Naval Academy shaves the rules for 'Movember'

From left, Midshipman 3rd class Jimmy Grant, Midshipman 1st class Spencer Warren and Midshipman Bray Wilcock. The Naval Academy has granted the petition of Midshipman Bray Wilcock to allow the brigade to grow mustaches in support of 'Movember," and men's health awareness.
From left, Midshipman 3rd class Jimmy Grant, Midshipman 1st class Spencer Warren and Midshipman Bray Wilcock. The Naval Academy has granted the petition of Midshipman Bray Wilcock to allow the brigade to grow mustaches in support of 'Movember," and men's health awareness. (Lloyd Fox, Baltimore Sun)

The first thing they do to new male students at the Naval Academy is shave their heads. So it is a bit of a shock to see the guys sporting ... mustaches.

But the button-downed Brigade of Midshipmen has received permission from the top of the chain of command to grow whatever lip fuzz they can muster during November — which for the last decade has been known as "Movember," an effort to raise awareness and research funds for men's health.


It is Midshipman Mustache Month at an institution that forbids facial hair on students, but for the first time in its history is allowing it because of the persistence of a Mid who spent months petitioning his superiors.

"We did something like this at my high school," said sophomore Bray Wilcock of Darien, Conn., who wrote the proposal and defended it before the "13 people who matter," from his squad leader to the commandant of midshipmen, all the way to the superintendent.


"It is all about raising awareness in the brigade that we have to take our health seriously," he said.

The Movember campaign, begun in Australia in 2003, focuses on prostate cancer, testicular cancer and men's mental health, but senior Ben Herbold of Jacksonville, N.C., who has a pretty decent mustache going, said he was guilty of ignoring his own well-being in other ways.

"We ignore pain and signs of problems," he said. "I had a cold, I thought I would tough through it, and it turned out I had pneumonia. I thought I had a pulled muscle, and it turned out it was a hernia. It just kept getting worse until I had to have surgery."

Men have the reputation of being notoriously poor stewards of their own health, reluctant to visit doctors, undergo screenings, seek counseling or take medications. Like the pink-ribbon campaign for breast cancer awareness, Movember is supposed to help change that.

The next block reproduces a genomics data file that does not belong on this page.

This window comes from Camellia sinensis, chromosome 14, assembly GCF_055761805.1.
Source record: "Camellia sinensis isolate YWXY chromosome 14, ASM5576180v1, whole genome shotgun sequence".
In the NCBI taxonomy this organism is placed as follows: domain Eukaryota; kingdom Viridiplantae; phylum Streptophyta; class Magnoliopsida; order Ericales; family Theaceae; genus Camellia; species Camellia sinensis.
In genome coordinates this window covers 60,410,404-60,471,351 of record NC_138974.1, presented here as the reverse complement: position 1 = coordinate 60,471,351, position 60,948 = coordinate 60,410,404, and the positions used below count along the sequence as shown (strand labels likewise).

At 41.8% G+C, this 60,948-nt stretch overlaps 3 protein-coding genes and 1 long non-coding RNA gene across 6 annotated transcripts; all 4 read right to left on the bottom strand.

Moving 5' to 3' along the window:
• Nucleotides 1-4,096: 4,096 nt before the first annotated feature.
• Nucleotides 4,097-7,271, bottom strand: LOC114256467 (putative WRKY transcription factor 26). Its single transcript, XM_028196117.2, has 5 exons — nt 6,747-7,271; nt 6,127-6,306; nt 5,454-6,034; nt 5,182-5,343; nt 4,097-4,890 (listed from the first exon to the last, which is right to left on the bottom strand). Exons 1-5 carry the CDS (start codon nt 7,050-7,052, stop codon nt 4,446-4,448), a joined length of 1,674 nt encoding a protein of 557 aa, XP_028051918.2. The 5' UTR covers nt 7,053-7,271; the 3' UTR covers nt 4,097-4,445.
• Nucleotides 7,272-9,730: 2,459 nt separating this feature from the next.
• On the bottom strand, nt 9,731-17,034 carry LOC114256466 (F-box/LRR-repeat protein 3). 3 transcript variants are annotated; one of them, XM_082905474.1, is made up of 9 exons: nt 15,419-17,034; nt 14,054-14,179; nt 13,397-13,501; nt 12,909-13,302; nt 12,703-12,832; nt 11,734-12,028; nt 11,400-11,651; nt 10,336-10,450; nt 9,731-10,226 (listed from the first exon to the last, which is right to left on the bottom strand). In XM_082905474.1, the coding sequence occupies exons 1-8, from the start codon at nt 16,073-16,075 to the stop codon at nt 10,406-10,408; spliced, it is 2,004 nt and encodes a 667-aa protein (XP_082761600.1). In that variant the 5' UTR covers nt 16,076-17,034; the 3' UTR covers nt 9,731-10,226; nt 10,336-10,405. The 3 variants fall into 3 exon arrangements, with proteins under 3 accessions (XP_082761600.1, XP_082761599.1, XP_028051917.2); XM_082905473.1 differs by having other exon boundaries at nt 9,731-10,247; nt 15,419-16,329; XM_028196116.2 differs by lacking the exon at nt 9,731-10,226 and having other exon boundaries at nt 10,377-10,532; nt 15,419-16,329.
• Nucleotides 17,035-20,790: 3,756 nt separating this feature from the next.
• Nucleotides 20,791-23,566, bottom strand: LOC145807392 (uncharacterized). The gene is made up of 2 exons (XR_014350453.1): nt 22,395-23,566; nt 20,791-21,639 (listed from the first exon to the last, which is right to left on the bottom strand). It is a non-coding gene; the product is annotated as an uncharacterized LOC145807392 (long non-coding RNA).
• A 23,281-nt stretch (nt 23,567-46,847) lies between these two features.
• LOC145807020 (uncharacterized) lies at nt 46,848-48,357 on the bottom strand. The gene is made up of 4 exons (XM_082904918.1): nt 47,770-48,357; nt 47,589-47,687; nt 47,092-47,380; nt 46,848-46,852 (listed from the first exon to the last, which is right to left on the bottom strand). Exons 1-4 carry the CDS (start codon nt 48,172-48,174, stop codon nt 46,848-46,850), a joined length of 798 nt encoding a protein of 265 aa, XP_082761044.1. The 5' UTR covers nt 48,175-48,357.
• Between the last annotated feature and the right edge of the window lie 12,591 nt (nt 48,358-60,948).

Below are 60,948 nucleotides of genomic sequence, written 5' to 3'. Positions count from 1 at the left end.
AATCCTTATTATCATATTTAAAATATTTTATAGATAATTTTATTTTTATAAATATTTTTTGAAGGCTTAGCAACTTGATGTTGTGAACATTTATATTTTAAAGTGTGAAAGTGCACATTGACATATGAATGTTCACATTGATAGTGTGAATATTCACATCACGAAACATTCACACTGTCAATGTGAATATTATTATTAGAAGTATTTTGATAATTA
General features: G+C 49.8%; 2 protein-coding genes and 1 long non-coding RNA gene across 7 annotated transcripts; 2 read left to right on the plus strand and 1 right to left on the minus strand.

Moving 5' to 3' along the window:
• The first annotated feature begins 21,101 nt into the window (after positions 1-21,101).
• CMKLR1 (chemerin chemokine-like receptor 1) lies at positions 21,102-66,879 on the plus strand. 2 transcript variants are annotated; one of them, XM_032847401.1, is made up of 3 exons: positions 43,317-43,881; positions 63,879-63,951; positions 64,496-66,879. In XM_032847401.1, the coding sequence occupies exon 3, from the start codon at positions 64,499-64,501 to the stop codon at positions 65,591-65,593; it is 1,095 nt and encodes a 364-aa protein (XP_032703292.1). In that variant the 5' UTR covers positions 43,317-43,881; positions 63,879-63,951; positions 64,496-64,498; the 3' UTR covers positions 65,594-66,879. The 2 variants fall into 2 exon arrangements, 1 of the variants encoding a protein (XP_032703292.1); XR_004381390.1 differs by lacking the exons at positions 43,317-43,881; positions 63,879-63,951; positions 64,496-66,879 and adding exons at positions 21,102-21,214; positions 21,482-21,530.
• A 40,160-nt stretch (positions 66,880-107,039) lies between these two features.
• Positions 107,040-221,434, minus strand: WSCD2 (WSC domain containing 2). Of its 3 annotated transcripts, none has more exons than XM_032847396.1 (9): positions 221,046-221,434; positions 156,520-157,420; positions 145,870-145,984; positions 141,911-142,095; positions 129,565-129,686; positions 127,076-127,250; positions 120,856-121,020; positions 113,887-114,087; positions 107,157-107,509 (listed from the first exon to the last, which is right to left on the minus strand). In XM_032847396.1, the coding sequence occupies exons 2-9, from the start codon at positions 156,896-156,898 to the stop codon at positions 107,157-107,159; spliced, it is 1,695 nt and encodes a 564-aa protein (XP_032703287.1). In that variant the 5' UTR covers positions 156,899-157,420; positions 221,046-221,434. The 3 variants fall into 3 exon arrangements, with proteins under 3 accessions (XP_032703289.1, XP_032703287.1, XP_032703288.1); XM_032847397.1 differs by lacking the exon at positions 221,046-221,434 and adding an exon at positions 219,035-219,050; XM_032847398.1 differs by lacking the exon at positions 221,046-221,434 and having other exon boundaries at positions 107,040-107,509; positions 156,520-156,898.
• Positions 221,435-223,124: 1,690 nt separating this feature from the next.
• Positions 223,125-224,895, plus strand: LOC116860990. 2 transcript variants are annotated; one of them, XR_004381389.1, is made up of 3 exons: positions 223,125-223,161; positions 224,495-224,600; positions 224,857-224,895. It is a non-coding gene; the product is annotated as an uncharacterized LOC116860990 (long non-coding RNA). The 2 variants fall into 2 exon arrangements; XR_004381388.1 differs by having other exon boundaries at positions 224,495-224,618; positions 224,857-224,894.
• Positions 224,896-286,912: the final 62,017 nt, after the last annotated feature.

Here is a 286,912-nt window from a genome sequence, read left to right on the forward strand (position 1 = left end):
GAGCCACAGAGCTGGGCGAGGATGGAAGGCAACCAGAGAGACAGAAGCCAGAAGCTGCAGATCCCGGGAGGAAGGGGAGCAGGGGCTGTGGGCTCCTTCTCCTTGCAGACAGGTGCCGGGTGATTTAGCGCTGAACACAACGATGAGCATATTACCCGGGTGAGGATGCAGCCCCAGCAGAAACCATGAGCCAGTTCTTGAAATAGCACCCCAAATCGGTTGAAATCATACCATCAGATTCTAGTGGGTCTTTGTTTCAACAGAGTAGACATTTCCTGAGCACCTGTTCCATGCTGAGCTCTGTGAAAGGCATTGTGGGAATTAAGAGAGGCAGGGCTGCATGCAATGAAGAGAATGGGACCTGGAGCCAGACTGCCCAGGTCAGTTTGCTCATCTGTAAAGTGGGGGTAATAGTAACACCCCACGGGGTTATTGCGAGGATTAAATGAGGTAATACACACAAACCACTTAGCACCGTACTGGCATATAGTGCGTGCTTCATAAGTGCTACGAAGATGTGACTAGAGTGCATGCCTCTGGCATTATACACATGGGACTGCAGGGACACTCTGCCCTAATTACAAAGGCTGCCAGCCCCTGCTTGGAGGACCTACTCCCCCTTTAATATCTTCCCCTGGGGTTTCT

Celebrities such as the "Today" show's Matt Lauer and weatherman Al Roker had prostate exams — behind a curtain — on live television and are growing facial hair to draw attention to the cause.

"My guy friends are visually reminded every day," said senior Kellie Hall of Stafford, Va., the brigade's public affairs officer. "And the females are more aware, too."

The mustaches on the Yard at the Naval Academy must meet strict Navy regulations, of course. No more than a quarter-inch away from the corner of the mouth, no touching the top of the lip, and it can not grow down the side of the mouth. That's a lot of measuring for guys who are already hustling from dawn to midnight — to class, to formations, to military duties, to sports practices, to study.

"My friends said, 'You're never going to be able to do this again [in a military career], so enjoy it,'" said Herbold.

To support the awareness campaign, the brigade of 4,500 listens to a men's health fact or a personal story each day in King Hall during lunch.

"You'd be surprised how many people have been affected by prostate cancer," said Hall.

The facts the brigade hears include "prostate cancer has no symptoms. The only way to detect it is to do prostate cancer screenings." And "testicular cancer is the most common form of cancer for men ages 20 to 35." And "tomatoes, broccoli, soy and flax all have ingredients that help prevent many cancers, including prostate cancer."

Wilcock has been affected by cancer, too. His uncle, who was from Baltimore and attended Boys' Latin, died of skin cancer that was detected too late.

"The awareness piece was what I learned from my uncle," he said. "My goal was to try to make this month a fun way to raise awareness about a serious issue."

Not everyone on the Yard is having success growing a mustache. That was particularly evident during last weekend's march-on before Navy's football game against South Alabama. A sea of young men entered the stadium, but you would have had no trouble counting those with visible lip hair.

"It comes up a lot," said Hall. "You have no idea. You ask somebody why they aren't supporting the campaign and they tell you, 'I'm trying!' "

Midshipman Adam Vetere, a junior and the brigade's videographer, chose not to grow one.

"It is uncomfortable," he said. "I am trying to support the campaign in other ways." He has been recording the stories of students touched by prostate cancer — as well as marking the progress of their mustaches.

Nothing is ever simple at the Naval Academy, so of course there are "midshipmen mustache" commanders, who check that the regulations are met. Each of the 30 companies in the brigade will choose its best-mustachioed member, and an overall mustache champion will be chosen at the end of the month.

And, as it should be perhaps, the midshipmen aspire to grow a mustache as fine as the distinctive sandy-hued one owned by the superintendent, Vice Admiral Michael H. Miller.

"His is the ideal," Herbold said.

"In an institution that is primarily male, this is an important issue," said Hall. "And it is something that has never been allowed here before."

Wilcock, the campaign's originator, is gratified by the response. But when asked why he isn't participating in his own event by growing a mustache, he gives what is apparently a very practiced answer.

"It's there. The light just has to hit it in a certain way."


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